This is one of five major green building trends we’ve identified for 2019. To explore more of them, check out our Five green building trends for 2019 cover story.
The scientific data that climate change is upon us got stronger in 2018. And plenty of real world evidence — in the form of hurricanes, wildfires, floods and blizzards — backed up the science.
“It’s no longer something scary that might happen in the future,” notes Lord Aeck Sargent Director of Sustainability Jim Nicolow. “It’s something scary happening now.”
Don’t expect much action on climate policy at the federal level so long as Donald Trump occupies the White House. The president has made clear that he views climate change as a hoax. And no matter what measures the U.S. House of Representatives passes — whether it’s a “Green New Deal” or a more tightly targeted approach — the Senate is unlikely to follow suit.
Into the void have stepped dozens of state governments, local governments and a large part of the business community. In 2019, their actions may drag the rest of the country kicking and screaming toward climate change action.
The Sierra Club now lists 109 cities and 11 counties that have pledged to power themselves only with renewable energy by 2050 or earlier. Of those, only six small towns actually have reported reaching that goal. So it’s still easy to dismiss such ambitious goals as symbolic.
In starts and stops, however, cities are aiming real action at their stated targets. “Energy consumed by buildings” comprises around half the carbon emitted in major cities, and the kinds of programs that cities are able put in place will have an outsized impact on the built environment.
One example: In 2017, then-Mayor Kasim Reed set a 2035 goal for 100 percent renewable electricity for Atlanta city facilities by 2025 and for the entire community by 2035. Current Atlanta Mayor Keisha Lance Bottoms has moved the deadline for city facilities back to 2035; but this month her administration did get the City Council to approve a plan for city facilities to make the 2035 deadline. Among those city properties are the world’s busiest airport.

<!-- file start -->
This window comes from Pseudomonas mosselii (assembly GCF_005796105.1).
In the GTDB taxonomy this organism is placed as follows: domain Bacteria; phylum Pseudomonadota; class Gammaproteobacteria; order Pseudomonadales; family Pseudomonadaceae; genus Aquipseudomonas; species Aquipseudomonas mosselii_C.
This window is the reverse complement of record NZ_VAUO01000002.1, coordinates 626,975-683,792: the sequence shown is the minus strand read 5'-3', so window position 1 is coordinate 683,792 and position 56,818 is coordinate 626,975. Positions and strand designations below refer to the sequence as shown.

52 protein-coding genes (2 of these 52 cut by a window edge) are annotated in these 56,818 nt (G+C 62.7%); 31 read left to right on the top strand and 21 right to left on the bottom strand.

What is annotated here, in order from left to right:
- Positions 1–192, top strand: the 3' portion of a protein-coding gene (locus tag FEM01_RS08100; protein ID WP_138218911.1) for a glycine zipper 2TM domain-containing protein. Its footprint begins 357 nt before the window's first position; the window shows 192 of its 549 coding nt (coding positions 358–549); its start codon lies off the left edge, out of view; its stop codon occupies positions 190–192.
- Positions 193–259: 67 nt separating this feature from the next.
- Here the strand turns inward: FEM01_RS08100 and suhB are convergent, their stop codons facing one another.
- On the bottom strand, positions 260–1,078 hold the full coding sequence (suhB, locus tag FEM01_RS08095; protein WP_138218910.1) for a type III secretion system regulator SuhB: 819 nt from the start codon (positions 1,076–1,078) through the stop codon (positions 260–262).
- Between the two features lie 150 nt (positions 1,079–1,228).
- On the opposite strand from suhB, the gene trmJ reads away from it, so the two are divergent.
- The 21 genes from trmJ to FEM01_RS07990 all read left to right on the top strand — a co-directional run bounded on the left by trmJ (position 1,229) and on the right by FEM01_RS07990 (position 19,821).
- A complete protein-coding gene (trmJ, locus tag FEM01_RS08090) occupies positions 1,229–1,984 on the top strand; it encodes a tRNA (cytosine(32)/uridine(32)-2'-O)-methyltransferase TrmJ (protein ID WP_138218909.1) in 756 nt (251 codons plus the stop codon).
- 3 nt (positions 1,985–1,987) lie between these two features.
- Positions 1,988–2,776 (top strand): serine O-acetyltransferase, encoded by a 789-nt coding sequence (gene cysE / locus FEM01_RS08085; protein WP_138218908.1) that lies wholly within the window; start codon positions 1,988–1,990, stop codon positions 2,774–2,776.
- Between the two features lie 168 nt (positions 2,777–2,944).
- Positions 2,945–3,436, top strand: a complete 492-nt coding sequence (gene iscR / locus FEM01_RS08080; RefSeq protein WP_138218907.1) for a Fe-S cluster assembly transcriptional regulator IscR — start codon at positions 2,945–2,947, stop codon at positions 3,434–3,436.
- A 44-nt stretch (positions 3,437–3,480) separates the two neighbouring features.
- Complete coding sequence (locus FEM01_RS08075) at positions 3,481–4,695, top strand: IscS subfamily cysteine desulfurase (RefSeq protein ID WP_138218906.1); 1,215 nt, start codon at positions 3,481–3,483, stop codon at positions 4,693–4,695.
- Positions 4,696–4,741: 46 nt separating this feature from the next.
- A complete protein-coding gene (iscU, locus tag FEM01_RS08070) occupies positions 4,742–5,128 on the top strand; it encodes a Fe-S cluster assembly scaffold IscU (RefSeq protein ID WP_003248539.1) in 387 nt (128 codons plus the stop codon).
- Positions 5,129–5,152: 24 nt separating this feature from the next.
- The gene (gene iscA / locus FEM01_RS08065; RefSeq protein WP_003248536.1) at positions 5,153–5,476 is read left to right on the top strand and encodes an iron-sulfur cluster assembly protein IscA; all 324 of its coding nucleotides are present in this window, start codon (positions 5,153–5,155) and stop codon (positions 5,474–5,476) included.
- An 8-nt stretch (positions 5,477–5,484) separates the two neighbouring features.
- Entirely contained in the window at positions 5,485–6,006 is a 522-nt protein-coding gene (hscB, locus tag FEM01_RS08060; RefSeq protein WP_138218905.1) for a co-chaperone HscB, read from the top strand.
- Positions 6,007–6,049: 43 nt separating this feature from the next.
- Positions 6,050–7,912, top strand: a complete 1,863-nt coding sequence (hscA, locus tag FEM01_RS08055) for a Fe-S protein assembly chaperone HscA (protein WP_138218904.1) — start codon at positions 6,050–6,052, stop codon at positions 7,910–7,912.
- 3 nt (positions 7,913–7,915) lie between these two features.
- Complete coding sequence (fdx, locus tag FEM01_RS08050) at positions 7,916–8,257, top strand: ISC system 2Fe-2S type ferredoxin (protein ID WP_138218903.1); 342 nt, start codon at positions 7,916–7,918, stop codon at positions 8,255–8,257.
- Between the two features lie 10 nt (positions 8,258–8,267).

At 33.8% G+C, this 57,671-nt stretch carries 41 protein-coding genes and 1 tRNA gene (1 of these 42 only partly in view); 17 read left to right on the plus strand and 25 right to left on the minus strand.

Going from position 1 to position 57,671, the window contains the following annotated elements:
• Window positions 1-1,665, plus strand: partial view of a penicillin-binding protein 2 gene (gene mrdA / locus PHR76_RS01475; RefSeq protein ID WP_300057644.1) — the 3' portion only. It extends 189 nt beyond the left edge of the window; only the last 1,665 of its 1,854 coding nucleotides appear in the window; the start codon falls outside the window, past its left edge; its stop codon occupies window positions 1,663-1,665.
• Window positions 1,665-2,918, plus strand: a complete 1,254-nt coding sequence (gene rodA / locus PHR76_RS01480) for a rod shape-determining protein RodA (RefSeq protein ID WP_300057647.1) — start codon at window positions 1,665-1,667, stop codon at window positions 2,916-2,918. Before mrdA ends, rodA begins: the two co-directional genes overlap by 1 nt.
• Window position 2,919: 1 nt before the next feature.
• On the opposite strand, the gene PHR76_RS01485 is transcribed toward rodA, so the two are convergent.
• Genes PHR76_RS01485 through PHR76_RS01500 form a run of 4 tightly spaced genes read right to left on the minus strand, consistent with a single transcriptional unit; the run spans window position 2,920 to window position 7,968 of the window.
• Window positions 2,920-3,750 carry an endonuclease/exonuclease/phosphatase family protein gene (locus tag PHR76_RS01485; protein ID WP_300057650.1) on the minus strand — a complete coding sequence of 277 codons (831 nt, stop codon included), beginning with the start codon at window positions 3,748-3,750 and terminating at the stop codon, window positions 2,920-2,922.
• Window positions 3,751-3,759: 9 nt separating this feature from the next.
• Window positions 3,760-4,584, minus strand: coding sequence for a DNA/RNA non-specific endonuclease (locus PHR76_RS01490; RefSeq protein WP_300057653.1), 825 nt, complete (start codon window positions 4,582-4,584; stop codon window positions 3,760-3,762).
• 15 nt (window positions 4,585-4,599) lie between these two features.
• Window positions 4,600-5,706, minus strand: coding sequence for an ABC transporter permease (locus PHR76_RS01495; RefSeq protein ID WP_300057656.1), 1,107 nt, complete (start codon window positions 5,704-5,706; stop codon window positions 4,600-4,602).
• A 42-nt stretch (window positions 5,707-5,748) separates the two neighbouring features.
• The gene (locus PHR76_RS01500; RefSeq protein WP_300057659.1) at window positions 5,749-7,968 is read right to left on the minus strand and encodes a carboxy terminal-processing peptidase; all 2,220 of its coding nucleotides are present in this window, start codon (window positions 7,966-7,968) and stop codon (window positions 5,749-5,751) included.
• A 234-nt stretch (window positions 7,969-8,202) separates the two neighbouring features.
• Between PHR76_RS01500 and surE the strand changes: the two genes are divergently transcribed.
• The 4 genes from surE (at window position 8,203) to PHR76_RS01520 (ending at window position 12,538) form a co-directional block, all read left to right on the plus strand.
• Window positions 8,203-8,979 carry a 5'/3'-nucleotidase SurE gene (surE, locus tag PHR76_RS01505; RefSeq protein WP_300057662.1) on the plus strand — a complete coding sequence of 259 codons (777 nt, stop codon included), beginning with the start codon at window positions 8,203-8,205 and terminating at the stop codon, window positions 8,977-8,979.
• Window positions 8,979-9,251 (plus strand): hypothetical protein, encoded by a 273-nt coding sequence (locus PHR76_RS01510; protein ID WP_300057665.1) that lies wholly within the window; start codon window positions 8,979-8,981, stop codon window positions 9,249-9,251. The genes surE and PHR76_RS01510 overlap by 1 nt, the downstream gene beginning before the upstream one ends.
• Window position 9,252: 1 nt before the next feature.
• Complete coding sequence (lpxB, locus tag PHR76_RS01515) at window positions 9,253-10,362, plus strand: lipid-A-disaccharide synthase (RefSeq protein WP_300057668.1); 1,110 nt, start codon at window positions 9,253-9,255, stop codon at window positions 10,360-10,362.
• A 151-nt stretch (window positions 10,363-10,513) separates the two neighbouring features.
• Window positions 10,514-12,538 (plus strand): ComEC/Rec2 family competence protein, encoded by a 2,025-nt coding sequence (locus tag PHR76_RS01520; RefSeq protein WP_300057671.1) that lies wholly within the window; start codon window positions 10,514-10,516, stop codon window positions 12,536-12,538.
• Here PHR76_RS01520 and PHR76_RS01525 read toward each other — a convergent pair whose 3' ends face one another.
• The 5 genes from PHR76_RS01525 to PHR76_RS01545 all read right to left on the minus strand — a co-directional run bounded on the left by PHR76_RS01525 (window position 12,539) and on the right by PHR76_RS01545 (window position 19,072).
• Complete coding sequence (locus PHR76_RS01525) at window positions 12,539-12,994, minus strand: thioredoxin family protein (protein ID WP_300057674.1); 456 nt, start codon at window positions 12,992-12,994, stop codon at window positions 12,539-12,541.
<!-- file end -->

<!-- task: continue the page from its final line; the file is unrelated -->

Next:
Calling for 100 percent clean energy may be good politics in liberal cities. It’s also viewed as an economic development tool — both because of the thousands of jobs that energy efficiency programs and the solar industry tend to generate, and because so many large corporations have jumped onto the clean energy bandwagon.
According to the advocacy group RE100, 166 major corporations have now committed to 100 percent renewable power — with a substantial portion of them slated to reach the landmark this year or next. While vehicle fleets are part of the picture for some of those companies, the bulk of the commitments are aimed at greening the energy needs of buildings.
Then, there are the states. In 2017, Hawaii set a goal of 100 percent renewable by 2045. But last year’s commitment by California was the game changer. The California plan, pushed by Governor Jerry Brown ahead of last fall’s Global Climate Action Summit in San Francisco, calls for 100 percent “carbon free” energy by 2045. It also has real meat because the state’s Green Building Standards include such far reaching measures as requiring new houses to include solar panels. Just as important is the state’s well-earned reputation for driving environmental progress for the entire country.
California’s storied impact on the clean air regulations offers a textbook example on how the world’s fifth largest economy can drive business practices, innovation and markets. That may be happening again as the Golden State refuses to follow the Trump Administration’s lead in abandoning vehicle mileage standards put in place by the Obama administration.
Now, a similar phenomenon may be at work when it comes to building standards and clean energy. As one leading energy expert told CNBC recently:
“California by itself is one of the largest economies in the world. What happens there has some impact, and it’s going to be an impact that has an effect on the rest of the country because they’re going to be figuring out ways to make solar cheaper and that scale will help bring down the cost.”
Nobody’s fooling themselves into thinking that cities, states and businesses can make up for a federal government’s abdication of responsibility in fighting climate change. As those three sectors move toward implementing measures to address their ambitious 100 percent goals, however, their demands are fast forwarding the development of clean energy and energy efficiency markets.
The Kendeda Living Building Chronicle reports on regenerative design and construction, which a special focus on the Kendeda Building for Innovative Design and Construction. To explore more of our Five Green Building Trends for 2019, click here.